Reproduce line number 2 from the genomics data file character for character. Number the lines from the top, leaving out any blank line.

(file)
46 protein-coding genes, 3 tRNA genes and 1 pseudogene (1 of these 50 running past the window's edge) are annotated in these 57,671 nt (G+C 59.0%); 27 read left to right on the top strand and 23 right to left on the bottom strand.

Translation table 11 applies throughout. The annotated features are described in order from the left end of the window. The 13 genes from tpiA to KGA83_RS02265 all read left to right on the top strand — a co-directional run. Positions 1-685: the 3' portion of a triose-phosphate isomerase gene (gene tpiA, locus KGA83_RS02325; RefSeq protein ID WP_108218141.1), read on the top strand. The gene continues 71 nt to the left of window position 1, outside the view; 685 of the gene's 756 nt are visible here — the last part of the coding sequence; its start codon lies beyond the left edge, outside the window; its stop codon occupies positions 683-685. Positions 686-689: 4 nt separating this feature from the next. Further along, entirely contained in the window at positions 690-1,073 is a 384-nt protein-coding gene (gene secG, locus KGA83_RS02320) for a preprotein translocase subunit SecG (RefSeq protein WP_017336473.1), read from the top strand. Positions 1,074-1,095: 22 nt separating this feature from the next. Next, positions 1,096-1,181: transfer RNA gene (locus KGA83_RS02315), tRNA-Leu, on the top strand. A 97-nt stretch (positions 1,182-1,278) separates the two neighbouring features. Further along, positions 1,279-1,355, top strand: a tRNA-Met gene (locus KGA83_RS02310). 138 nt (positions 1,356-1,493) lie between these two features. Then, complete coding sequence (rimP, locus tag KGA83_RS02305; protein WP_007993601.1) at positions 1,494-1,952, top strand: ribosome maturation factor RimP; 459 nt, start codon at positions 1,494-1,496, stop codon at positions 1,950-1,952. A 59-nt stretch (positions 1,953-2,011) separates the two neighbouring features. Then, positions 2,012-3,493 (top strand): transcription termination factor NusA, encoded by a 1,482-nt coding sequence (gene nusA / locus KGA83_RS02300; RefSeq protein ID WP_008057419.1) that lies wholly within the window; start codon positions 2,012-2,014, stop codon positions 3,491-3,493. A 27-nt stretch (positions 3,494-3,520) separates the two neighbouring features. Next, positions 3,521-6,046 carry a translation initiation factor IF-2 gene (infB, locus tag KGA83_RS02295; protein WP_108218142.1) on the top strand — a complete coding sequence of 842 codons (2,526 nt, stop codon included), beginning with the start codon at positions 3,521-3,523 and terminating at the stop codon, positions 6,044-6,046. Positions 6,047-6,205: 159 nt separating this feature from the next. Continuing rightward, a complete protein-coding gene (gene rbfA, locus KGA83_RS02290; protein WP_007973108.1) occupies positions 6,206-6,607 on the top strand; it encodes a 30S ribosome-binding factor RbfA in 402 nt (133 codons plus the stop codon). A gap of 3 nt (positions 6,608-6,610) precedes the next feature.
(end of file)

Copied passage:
Translation table 11 applies throughout. The annotated features are described in order from the left end of the window. The 13 genes from tpiA to KGA83_RS02265 all read left to right on the top strand — a co-directional run. Positions 1-685: the 3' portion of a triose-phosphate isomerase gene (gene tpiA, locus KGA83_RS02325; RefSeq protein ID WP_108218141.1), read on the top strand. The gene continues 71 nt to the left of window position 1, outside the view; 685 of the gene's 756 nt are visible here — the last part of the coding sequence; its start codon lies beyond the left edge, outside the window; its stop codon occupies positions 683-685. Positions 686-689: 4 nt separating this feature from the next. Further along, entirely contained in the window at positions 690-1,073 is a 384-nt protein-coding gene (gene secG, locus KGA83_RS02320) for a preprotein translocase subunit SecG (RefSeq protein WP_017336473.1), read from the top strand. Positions 1,074-1,095: 22 nt separating this feature from the next. Next, positions 1,096-1,181: transfer RNA gene (locus KGA83_RS02315), tRNA-Leu, on the top strand. A 97-nt stretch (positions 1,182-1,278) separates the two neighbouring features. Further along, positions 1,279-1,355, top strand: a tRNA-Met gene (locus KGA83_RS02310). 138 nt (positions 1,356-1,493) lie between these two features. Then, complete coding sequence (rimP, locus tag KGA83_RS02305; protein WP_007993601.1) at positions 1,494-1,952, top strand: ribosome maturation factor RimP; 459 nt, start codon at positions 1,494-1,496, stop codon at positions 1,950-1,952. A 59-nt stretch (positions 1,953-2,011) separates the two neighbouring features. Then, positions 2,012-3,493 (top strand): transcription termination factor NusA, encoded by a 1,482-nt coding sequence (gene nusA / locus KGA83_RS02300; RefSeq protein ID WP_008057419.1) that lies wholly within the window; start codon positions 2,012-2,014, stop codon positions 3,491-3,493. A 27-nt stretch (positions 3,494-3,520) separates the two neighbouring features. Next, positions 3,521-6,046 carry a translation initiation factor IF-2 gene (infB, locus tag KGA83_RS02295; protein WP_108218142.1) on the top strand — a complete coding sequence of 842 codons (2,526 nt, stop codon included), beginning with the start codon at positions 3,521-3,523 and terminating at the stop codon, positions 6,044-6,046. Positions 6,047-6,205: 159 nt separating this feature from the next. Continuing rightward, a complete protein-coding gene (gene rbfA, locus KGA83_RS02290; protein WP_007973108.1) occupies positions 6,206-6,607 on the top strand; it encodes a 30S ribosome-binding factor RbfA in 402 nt (133 codons plus the stop codon). A gap of 3 nt (positions 6,608-6,610) precedes the next feature.